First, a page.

In the last few blogs, we learned that NASA, the UN, the city of Cape Town, and everybody else is convinced by overwhelming evidence, that we are running out of water, that almost all of it is poisonous and unusable, and that climate change is making it worse.
We also learned, along with the people in Flint Michigan that almost 100% of the water we do use is polluted, ridden with almost unremovable chemical traces and microfibers, specifically including the treated water coming from your tap, and that no one has water security and independence.
We learned along with climate scientists, that there is a single source of life saving water, that there is more than enough everyone on planet to have water in abundance, and that it is replenished every day as fast as it was taken out, was untapped unowned, and unused, and it was in the air.
We learned how water gets into the air, how much energy it contains, how it is cleansed by the process, and is the cleanest water possible. We learned that water vapor molecules move at 1000 mph, that about 80 Amazon Rivers of fresh water flow into the atmosphere every day (20,000 gals per minute), and that a swimming pool will lose 25,000 gals per day.
So where is all this water?
Well the first answer is it never stays in one place. It moves from oceans to the air, from aquifers to the surface, and moves constantly whenever and wherever the wind blows, literally. It moves seasonally, following the warmer weather back and forth across the equator. And it moves in multi-year phases, such as the Pacific Ocean El Nino cycle.
Here is a great NASA video using GRACE (Gravity Recovery and Climate Experiment) satellite data that gives examples of global fresh water movement and trends, and the resulting long-term drought in California, Central Asia, and the Arabian Peninsula. https://climate.nasa.gov/climate_resources/167/video-for-15-years-grace-tracked-freshwater-movements-around-the-world/
The second answer is the movement of water vapor, unlike ground water, is very predictable. Unlike ground water, which moves from glaciers to rivers to oceans, from aquifers to farm fields, and from fresh water lakes and rivers to municipal reservoirs, water in the air follows the regular weather patterns. We know, globally and in the aggregate, where the atmospheric water is.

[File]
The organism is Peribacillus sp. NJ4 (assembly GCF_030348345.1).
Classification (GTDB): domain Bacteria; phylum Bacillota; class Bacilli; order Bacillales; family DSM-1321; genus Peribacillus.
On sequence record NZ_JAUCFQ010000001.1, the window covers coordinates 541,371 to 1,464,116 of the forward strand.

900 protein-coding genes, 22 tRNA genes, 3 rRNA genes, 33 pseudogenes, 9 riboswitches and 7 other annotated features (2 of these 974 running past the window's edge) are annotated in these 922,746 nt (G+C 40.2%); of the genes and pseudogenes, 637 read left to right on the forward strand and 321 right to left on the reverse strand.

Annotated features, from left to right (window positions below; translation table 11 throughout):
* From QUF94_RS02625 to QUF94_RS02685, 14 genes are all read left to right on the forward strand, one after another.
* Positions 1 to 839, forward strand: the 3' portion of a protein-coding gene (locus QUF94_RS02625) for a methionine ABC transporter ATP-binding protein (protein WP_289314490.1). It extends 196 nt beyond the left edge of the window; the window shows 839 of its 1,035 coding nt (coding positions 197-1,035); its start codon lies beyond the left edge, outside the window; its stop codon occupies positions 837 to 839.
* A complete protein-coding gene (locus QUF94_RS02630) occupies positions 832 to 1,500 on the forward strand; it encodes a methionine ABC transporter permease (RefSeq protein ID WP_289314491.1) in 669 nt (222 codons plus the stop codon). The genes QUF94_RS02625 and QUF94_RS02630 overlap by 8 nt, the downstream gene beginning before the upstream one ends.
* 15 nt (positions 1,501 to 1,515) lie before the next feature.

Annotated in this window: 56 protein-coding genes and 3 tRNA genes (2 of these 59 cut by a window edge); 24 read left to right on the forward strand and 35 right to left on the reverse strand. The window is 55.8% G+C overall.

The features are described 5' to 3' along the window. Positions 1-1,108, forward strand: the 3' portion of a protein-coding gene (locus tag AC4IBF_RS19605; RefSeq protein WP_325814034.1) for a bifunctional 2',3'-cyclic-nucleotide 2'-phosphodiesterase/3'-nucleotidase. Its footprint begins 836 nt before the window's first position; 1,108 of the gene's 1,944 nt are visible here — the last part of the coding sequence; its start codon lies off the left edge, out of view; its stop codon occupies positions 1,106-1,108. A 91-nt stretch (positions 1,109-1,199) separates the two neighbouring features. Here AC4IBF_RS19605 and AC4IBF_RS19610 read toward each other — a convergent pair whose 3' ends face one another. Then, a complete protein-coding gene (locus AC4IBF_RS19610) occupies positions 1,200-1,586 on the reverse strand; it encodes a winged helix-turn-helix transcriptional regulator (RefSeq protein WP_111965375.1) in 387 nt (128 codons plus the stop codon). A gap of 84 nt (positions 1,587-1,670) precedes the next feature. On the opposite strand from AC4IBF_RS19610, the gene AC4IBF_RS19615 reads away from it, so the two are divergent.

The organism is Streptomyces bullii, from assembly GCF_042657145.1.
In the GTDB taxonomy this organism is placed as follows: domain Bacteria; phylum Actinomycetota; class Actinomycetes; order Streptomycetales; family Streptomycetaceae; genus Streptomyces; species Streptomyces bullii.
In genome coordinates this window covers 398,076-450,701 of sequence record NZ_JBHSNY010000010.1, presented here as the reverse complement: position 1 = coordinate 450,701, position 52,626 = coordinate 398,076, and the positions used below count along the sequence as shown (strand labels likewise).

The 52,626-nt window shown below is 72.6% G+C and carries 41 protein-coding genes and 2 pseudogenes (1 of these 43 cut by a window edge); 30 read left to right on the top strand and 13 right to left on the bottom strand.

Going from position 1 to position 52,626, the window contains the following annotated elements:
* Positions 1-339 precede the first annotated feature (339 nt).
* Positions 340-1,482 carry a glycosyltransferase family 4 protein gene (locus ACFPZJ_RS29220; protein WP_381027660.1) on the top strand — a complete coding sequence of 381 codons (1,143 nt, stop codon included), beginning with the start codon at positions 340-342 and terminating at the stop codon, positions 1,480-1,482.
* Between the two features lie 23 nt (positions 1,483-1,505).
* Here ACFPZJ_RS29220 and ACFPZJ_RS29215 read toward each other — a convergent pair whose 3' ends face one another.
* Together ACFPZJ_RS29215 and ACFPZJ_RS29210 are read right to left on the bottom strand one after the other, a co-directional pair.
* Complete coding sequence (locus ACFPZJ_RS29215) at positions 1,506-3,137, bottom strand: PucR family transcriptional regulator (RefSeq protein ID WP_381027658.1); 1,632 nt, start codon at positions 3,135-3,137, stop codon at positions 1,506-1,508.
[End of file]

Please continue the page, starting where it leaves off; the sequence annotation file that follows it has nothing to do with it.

Here are several maps developed by the University of Wisconsin that shows where the atmospheric water is. Basically, the greener the map is, the higher the annual average humidity. You can get more detailed continental maps here and they are pretty interesting! https://nelson.wisc.edu/sage/data-and-models/atlas/maps.php?datasetid=53&includerelatedlinks=1&dataset=53
So, what does this tell us? Lots!
First, most of the people on the planet live in areas where the annual average relative humidity is 60% or better. That means about 6 Billion people (80%of the population) are surrounded by abundant water (over 600 cubic miles)! That is over 400 cubic meters (100,000 gals) of fresh water per person! And don’t forget it is replenished daily and will never run out! The conclusion is that there is about 20,000 times the daily adult requirement for fresh water, and 1,200 times the US average water usage per person in the air around them, replenished daily.
Second, and this is may be the most significant observation, is that the regions of high relative humidity and high precipitation do not always overlap. In plain terms, there are large areas of very low rainfall with hot arid climates that have very high humidity, such as the Guajira peninsula of Colombia, the southern Arabian Peninsula, and the eastern Indian subcontinent. The regional weather pattern assures that there is plenty of water in the air, but the air never cools enough naturally to produce much rain, or there is a seasonal deluge followed by severe annual drought. For these populations, the fresh water is all around them and they can’t reach it!
Finally, there are micro-climates, particularly in warm coastal areas, that have low or strictly seasonal rainfall but year-round high relative humidity. These include coastal California and Texas, the western coast of the Persian Gulf, Neom in Saudi Arabia and coastal islands, including the entire Caribbean island chain and other archipelagos in the Pacific and Indonesia.
Fresh clean water, this precious and irreplaceable resource, that all people need to survive, this is fast disappearing from the ground, is available everywhere, particularly in those areas of greatest need. Getting this abundant water out of the air and to the people who need it will change lives in ways we cannot imagine today.
Let’s go get some!
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